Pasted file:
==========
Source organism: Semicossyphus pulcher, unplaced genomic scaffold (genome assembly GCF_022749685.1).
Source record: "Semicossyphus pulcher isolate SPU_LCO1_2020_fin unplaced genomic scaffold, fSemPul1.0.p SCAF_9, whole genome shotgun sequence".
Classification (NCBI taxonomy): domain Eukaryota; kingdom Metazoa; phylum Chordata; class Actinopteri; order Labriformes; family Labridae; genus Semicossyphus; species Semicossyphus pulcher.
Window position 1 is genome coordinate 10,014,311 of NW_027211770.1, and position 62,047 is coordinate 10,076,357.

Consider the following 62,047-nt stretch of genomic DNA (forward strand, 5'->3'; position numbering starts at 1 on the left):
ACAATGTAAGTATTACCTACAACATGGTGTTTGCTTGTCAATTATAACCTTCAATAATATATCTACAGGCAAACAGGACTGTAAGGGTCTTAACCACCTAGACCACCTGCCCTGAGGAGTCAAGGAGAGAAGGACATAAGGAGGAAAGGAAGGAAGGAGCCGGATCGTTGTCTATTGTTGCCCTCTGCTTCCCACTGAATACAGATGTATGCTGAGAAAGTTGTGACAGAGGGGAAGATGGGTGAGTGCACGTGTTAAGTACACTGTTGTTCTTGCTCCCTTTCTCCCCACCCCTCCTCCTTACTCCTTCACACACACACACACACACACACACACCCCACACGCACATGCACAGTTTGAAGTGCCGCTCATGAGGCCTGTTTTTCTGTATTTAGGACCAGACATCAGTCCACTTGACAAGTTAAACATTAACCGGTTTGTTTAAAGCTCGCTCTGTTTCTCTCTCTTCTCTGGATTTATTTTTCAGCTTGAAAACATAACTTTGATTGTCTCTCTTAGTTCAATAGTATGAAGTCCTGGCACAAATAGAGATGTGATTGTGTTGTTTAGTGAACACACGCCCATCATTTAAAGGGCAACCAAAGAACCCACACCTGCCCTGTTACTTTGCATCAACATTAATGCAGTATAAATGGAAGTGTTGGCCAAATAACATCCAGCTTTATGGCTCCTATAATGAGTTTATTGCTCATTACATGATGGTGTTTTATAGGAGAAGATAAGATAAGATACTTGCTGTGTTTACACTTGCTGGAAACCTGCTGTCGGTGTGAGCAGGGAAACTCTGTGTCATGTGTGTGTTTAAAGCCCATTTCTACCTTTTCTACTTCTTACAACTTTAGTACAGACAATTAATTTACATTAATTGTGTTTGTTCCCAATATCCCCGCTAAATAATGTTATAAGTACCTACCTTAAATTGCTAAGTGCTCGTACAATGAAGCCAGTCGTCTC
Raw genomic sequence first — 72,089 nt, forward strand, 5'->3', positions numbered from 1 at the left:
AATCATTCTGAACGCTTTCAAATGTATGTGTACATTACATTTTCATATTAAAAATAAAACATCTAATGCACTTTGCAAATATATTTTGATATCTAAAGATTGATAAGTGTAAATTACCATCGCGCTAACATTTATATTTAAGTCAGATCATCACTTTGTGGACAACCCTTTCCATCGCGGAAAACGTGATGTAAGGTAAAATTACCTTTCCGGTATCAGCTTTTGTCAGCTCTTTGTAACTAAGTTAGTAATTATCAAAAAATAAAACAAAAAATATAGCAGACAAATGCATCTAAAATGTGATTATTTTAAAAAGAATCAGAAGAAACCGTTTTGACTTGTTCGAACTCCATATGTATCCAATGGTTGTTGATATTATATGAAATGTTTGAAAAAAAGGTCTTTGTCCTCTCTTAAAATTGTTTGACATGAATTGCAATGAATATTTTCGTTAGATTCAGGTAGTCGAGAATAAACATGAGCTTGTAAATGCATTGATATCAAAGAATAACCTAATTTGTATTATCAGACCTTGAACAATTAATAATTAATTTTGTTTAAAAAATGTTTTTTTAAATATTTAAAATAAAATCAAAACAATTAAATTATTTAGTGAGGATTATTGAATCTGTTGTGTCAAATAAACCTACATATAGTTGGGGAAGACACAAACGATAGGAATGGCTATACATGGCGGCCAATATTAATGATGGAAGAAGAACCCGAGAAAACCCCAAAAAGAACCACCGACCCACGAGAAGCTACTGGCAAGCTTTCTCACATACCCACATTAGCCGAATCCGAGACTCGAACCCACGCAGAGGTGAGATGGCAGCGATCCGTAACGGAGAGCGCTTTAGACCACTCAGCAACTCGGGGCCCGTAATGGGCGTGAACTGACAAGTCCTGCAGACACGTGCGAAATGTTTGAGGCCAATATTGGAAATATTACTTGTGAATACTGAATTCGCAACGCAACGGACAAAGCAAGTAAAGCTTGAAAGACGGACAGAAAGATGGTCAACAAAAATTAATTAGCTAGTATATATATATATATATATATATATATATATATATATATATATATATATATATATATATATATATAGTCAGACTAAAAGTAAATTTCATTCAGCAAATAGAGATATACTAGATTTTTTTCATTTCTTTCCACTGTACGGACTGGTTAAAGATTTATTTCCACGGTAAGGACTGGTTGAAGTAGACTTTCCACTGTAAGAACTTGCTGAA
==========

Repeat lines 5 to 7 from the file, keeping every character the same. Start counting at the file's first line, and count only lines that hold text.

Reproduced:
Consider the following 62,047-nt stretch of genomic DNA (forward strand, 5'->3'; position numbering starts at 1 on the left):
ACAATGTAAGTATTACCTACAACATGGTGTTTGCTTGTCAATTATAACCTTCAATAATATATCTACAGGCAAACAGGACTGTAAGGGTCTTAACCACCTAGACCACCTGCCCTGAGGAGTCAAGGAGAGAAGGACATAAGGAGGAAAGGAAGGAAGGAGCCGGATCGTTGTCTATTGTTGCCCTCTGCTTCCCACTGAATACAGATGTATGCTGAGAAAGTTGTGACAGAGGGGAAGATGGGTGAGTGCACGTGTTAAGTACACTGTTGTTCTTGCTCCCTTTCTCCCCACCCCTCCTCCTTACTCCTTCACACACACACACACACACACACACACCCCACACGCACATGCACAGTTTGAAGTGCCGCTCATGAGGCCTGTTTTTCTGTATTTAGGACCAGACATCAGTCCACTTGACAAGTTAAACATTAACCGGTTTGTTTAAAGCTCGCTCTGTTTCTCTCTCTTCTCTGGATTTATTTTTCAGCTTGAAAACATAACTTTGATTGTCTCTCTTAGTTCAATAGTATGAAGTCCTGGCACAAATAGAGATGTGATTGTGTTGTTTAGTGAACACACGCCCATCATTTAAAGGGCAACCAAAGAACCCACACCTGCCCTGTTACTTTGCATCAACATTAATGCAGTATAAATGGAAGTGTTGGCCAAATAACATCCAGCTTTATGGCTCCTATAATGAGTTTATTGCTCATTACATGATGGTGTTTTATAGGAGAAGATAAGATAAGATACTTGCTGTGTTTACACTTGCTGGAAACCTGCTGTCGGTGTGAGCAGGGAAACTCTGTGTCATGTGTGTGTTTAAAGCCCATTTCTACCTTTTCTACTTCTTACAACTTTAGTACAGACAATTAATTTACATTAATTGTGTTTGTTCCCAATATCCCCGCTAAATAATGTTATAAGTACCTACCTTAAATTGCTAAGTGCTCGTACAATGAAGCCAGTCGTCTC
Raw genomic sequence first — 72,089 nt, forward strand, 5'->3', positions numbered from 1 at the left: